Which two wild animals would you guess bring about the most complaints in northern Wisconsin? Deer undoubtedly represent the number one problem in central and southern Wisconsin.
The number one and two animals of concern in the northernmost counties are the bear – number one, and the fisher – number two. Black bears as potential problem makers to mankind would not raise many eyebrows, but fisher? Consider yourself among the 99 percent of people who have never seen a wild fisher. As for that matter they might have never even seen a picture of one!
Before the advent of logging in the North and the slow settling by people, fishers were common. Clearing of the land, extensive logging and trapping for fur led to such a drastic reduction in the fisher population that by 1921 these wary creatures received legal statewide protection.
Keep in mind that there are no “labels” placed on traps and consequently these inquisitive, easily snared fishers were virtually trapped out of existence in the state. Records indicate that wild fishers were nowhere to be seen in Wisconsin after 1932. They had become extirpated – gone from the land of milk and honey.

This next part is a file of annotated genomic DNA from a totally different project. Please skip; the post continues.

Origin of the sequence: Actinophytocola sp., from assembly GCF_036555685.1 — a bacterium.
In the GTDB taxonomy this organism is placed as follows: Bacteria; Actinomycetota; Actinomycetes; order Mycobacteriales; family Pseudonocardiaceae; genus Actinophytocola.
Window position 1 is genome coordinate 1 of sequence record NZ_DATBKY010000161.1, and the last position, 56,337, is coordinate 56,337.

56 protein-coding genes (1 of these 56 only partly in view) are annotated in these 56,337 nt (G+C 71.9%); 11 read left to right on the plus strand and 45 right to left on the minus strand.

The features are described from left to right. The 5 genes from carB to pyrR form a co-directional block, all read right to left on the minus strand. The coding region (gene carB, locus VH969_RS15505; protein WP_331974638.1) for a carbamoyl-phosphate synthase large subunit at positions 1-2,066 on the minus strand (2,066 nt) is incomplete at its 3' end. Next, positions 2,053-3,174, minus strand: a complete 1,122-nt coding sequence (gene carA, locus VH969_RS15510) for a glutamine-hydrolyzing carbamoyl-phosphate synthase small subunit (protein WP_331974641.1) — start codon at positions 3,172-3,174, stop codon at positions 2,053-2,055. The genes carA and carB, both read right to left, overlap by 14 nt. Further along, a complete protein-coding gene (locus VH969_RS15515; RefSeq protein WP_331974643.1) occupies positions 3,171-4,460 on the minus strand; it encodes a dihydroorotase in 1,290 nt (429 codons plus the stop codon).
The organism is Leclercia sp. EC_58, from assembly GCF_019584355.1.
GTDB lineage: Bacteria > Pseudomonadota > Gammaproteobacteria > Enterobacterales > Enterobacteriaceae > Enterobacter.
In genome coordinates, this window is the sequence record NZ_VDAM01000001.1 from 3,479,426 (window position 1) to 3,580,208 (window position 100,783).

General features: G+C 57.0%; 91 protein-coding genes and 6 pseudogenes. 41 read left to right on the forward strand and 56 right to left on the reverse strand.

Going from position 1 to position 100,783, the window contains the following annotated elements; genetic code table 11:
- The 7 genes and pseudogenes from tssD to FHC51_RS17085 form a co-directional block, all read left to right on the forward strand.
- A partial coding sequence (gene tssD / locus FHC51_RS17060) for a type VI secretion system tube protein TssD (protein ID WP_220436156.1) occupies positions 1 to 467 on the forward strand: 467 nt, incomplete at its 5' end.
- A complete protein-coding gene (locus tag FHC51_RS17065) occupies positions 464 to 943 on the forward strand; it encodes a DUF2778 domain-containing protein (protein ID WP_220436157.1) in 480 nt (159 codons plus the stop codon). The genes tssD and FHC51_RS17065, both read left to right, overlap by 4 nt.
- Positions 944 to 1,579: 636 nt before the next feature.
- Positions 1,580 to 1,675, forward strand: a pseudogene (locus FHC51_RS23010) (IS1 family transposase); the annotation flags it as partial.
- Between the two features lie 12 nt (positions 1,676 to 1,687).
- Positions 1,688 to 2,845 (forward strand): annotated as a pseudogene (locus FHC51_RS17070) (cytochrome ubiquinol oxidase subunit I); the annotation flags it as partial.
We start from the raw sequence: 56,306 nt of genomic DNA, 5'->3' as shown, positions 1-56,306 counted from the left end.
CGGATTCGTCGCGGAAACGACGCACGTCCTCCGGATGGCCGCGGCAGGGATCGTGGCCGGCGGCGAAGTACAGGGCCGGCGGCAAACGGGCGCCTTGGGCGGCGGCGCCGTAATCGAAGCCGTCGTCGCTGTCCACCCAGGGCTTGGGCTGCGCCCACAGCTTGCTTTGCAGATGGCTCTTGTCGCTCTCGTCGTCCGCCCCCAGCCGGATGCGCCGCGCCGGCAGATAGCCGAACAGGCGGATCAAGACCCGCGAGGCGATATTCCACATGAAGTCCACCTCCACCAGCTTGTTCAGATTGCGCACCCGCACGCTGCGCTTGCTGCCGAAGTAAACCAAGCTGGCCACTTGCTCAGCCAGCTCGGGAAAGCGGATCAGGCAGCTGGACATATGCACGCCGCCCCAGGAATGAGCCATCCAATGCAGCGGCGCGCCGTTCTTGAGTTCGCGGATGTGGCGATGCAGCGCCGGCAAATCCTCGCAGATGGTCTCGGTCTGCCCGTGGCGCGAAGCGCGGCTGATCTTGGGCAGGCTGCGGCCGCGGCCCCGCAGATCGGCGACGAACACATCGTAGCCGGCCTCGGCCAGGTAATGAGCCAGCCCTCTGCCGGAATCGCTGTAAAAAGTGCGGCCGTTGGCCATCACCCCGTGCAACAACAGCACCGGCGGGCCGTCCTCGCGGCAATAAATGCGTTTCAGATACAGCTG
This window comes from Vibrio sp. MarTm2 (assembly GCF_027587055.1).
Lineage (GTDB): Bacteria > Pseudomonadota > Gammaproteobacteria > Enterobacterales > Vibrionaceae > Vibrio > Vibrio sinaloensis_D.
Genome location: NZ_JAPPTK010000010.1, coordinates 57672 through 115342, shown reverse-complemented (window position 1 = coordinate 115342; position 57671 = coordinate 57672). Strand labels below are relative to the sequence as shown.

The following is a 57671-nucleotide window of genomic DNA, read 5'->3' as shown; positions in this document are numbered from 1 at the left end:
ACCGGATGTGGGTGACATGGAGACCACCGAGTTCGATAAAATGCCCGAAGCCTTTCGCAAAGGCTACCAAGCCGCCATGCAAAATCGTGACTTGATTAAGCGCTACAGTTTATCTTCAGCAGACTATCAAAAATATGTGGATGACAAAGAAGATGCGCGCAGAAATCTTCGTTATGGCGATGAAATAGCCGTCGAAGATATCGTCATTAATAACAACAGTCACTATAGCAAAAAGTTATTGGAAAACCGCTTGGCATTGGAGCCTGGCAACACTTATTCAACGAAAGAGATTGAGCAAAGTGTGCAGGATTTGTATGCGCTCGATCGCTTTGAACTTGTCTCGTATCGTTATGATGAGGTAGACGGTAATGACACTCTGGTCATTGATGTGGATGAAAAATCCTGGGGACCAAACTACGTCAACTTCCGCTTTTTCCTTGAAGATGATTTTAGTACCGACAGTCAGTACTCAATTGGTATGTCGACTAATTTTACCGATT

Experts from the Wisconsin DNR and U.S. Forest Service promoted, planned and executed a fisher reintroduction program in 1956. Seven animals were brought here from the Adirondack region of New York state and released along with 53 from Minnesota. They were introduced into the Nicolet National Forest in Forest County.
Another 60 trapped animals from Minnesota were released into the Chequamegon National Forest in Wisconsin, in Ashland and Bayfield Counties, in 1966 and 1967. A total of 340,000 acres in these two national forests were closed to fisher trapping and remained closed for a long time. Only wet-set traps (for otter, beaver, mink and muskrat) were allowed, thereby eliminating the possibility of fishers being caught.